Saturday, November 9, 2013

Finding WWII Heirs

Hildebrand Gurlitt and Forensic Genealogy 
Few are as fortunate as those researching Hildebrand Gurlitt, his family, the Gurlitt Gallery and his business operations. If you have been following the news, Hidebrand Gurlitt is probably a household name. He was an art dealer before, during, and after the war. Recently his art collection - some acquired legally, other looted pieces, or hidden to keep safe - valued at over $1.3 billion dollars was discovered in his son Cornelius Gurlitt’s Munich flat. Hildebrand died 9 Nov 1956. The art included Nazi confiscated pieces and many classics. There was a copper engraving of a crucifixion scene by Albrecht Dürer from the 16th century. For a good briefing on the news visit The Economist.

What few realize is that Gurlitt was thoroughly questioned by the Unites States, France and other world governments, so post-War documents - lists of art pieces, and correspondence between he and various agencies - is in abundance. The correspondence included lists of his inventory which identified works of Picasso, Degas, Chagall, Matisse. All of these collector favorites passed through the Gurlitt Gallery.

In 1945, when Hildebrand Gurlitt was being questioned for his art dealings, young Cornelius was only 12 years old and sibling Renate, 10.  But it was Cornelius who became the custodian (legal or not) of the art.

Genealogy of Hildebrand Gurlitt
The genealogy and official biography of Dr. Hildebrand Gurlitt is outlined for us in his 10 page Oath dated 10 Jun 1945.  Gurlitt included in his Oath a “full and complete declaration” of his art, as required by the post-war investigation. The Office of Military Government, U.S. Zone (Germany) (OMGUS) were attempting to return the original pieces to their rightful owners. Visit a3Genealogy Hildebrand Gurllitt Oath and Genealogy page for his full declaration dated 10 Jun 1945..

The family history Gurlitt provided to OMGUS spanned several generations and provides researchers substantial information.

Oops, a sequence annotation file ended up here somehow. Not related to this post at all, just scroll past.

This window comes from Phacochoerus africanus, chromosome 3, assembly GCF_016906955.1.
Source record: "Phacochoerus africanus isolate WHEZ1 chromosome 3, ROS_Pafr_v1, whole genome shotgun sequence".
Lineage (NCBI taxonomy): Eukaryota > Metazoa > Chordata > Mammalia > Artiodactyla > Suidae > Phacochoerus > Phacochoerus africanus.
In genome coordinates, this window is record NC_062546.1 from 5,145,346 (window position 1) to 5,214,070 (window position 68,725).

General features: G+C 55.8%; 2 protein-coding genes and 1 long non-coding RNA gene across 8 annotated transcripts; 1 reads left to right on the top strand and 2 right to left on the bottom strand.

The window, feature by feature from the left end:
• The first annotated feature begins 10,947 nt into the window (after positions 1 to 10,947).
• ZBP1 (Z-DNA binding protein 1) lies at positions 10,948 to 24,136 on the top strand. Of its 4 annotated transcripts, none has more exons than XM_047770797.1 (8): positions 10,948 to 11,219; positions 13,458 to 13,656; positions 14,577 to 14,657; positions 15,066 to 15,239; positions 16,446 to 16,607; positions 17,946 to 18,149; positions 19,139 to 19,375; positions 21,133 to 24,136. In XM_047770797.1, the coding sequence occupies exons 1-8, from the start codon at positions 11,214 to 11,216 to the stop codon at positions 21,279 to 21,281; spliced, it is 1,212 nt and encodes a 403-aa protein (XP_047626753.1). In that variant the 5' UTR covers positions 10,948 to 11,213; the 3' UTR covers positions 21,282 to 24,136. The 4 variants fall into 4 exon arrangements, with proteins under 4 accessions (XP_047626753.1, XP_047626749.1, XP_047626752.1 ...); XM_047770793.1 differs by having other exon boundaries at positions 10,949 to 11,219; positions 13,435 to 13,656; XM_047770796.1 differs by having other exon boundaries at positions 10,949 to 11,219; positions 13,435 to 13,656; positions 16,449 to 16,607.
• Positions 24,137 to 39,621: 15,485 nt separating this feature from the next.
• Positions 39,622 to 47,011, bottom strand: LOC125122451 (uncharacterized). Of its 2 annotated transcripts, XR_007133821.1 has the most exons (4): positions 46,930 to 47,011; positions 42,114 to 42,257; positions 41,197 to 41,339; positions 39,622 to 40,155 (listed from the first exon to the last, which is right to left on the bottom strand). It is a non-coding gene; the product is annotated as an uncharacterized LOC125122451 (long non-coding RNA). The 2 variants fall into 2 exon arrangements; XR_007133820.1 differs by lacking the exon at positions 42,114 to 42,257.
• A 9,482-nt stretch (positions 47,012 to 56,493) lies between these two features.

What’s Next? Forensic Genealogy
Uncovering the art pieces is only the first step of the long process of returning the valuable art pieces to their rightful owners and families.  Who were the owners, who are the heirs? What is the fate of these wonderful pieces of history? These are some of the looming questions.

There are many post-war letters salvaged in governmental records in France, the US, and other countries requesting their art to be returned;  therefore, owner’s names can be verified for some pieces. Sometimes addressed envelopes were salvaged in the various post war collections providing clues of residence for the heir researcher. Gurlitt also kept accurate records for pieces that were legally acquired, and provided accounts of the Gallery pieces to the post-war investigators of various countries.

However, time will seem to stand still, as lawyers, forensic genealogist specialists, private investigators, and others, research to locate families and heirs.

Note: In the US, the Gurlitt Investigation information, documents and records are held at the National Archives and Records Administration;  much is in the Ardelia Hall Collection.

Kathleen Brandt
Researcher, Forensic Genealogist
Private Investigator, MO Lic #2012006814

1 comment:

  1. Kathleen,

    Impressive research, Kathleen. You are right on top of the details. What an interesting blog post. You will probably be hearing from some reporters wondering where you obtained these documents.

    Regards, Terri